I previously shared a quote from Robert Weston that is worth revisiting. Here is a small part of it:
Doubt is the touchstone of truth; it is an acid which eats away the false.
Let no one fear for the truth, that doubt may consume it; for doubt is a testing of belief.
The truth stands boldly and unafraid; it is not shaken by the testing;
For truth, if it be truth, arises from each testing stronger, more secure.
Those that would silence doubt are filled with fear; their houses are built on shifting sands.
But those who fear not doubt, and know its use; are founded on rock.
Click through to my earlier blog post to read the rest.
The point is one that I myself have made many times before: doubt is healthy and indeed essential. Fear of doubt indicates that one prefers the comfort of believing one is right to the harder possibility of being wrong and having to rethink things. That fear goes hand in hand with the rhetoric of the slippery slope that conservatives abuse so effectively. “What if you’re wrong?” is offered as a challenge to others, but they never ask themselves, “What if you’re wrong to cling with such certainty to your beliefs despite your human fallibility? What if you are wrong to exclude others as heretics and/or sinners despite God’s wide mercy and compassion, not to mention God transcending all that we could ever hope to understand or describe?”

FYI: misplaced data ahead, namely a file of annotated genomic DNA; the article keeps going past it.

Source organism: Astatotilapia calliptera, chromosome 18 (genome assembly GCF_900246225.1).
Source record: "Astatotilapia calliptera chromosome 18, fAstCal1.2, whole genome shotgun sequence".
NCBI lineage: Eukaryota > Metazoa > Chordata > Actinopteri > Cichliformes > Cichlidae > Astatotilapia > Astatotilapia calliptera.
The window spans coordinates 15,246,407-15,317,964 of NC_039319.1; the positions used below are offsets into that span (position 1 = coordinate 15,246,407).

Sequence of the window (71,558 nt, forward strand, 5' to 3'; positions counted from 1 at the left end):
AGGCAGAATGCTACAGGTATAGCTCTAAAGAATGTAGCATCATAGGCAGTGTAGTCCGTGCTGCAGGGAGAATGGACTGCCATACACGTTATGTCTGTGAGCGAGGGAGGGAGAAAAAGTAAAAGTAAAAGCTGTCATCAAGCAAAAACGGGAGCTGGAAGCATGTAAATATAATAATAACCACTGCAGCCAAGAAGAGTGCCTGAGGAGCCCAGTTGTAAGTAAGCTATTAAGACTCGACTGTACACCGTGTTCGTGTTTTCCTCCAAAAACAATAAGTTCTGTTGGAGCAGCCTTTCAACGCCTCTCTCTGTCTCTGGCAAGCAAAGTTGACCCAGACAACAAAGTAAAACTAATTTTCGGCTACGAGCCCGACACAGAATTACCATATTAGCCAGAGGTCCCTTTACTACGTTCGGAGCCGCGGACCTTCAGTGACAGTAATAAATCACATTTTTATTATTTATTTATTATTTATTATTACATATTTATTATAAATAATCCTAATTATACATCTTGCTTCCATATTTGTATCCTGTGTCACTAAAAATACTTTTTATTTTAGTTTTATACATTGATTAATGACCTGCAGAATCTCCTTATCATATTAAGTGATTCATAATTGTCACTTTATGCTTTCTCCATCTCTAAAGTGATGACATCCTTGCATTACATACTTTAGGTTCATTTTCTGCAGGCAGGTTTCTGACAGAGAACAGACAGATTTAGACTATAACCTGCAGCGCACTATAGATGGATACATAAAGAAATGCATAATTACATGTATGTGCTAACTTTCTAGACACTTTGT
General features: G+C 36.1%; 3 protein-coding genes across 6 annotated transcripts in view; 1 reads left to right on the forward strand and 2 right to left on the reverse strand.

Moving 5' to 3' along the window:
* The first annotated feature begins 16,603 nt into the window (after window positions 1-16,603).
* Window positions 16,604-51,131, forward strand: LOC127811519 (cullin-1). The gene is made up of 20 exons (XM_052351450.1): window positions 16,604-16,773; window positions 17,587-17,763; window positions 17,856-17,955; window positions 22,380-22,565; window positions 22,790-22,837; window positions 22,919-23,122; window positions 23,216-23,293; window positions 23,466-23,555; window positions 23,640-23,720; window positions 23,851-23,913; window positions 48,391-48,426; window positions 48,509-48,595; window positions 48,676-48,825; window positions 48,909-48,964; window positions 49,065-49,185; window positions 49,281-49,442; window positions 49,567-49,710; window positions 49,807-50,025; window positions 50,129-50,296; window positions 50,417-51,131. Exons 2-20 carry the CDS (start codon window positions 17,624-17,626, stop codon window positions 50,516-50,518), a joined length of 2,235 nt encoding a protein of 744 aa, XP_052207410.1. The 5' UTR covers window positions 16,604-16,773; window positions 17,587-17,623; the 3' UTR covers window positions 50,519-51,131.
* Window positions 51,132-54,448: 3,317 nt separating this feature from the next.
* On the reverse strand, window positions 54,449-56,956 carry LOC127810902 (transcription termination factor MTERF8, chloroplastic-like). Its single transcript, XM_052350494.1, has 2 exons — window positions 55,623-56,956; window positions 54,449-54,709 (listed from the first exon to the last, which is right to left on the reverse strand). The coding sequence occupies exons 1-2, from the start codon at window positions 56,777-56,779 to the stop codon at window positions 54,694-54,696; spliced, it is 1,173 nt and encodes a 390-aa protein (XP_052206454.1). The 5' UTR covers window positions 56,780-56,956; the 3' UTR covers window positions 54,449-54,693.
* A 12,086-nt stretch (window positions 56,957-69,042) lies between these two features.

As Peter Ustinov once said, “Beliefs are what divide people. Doubts unite them.”
If we could all be united in doubt, in the recognition that we all have convictions and indeed certainties, but none of them deserve to be held as certainties, not necessarily because of any shortcomings in those things we believe, but because of shortcomings in ourselves, what a radically different religious and ideological landscape we’d find ourselves in!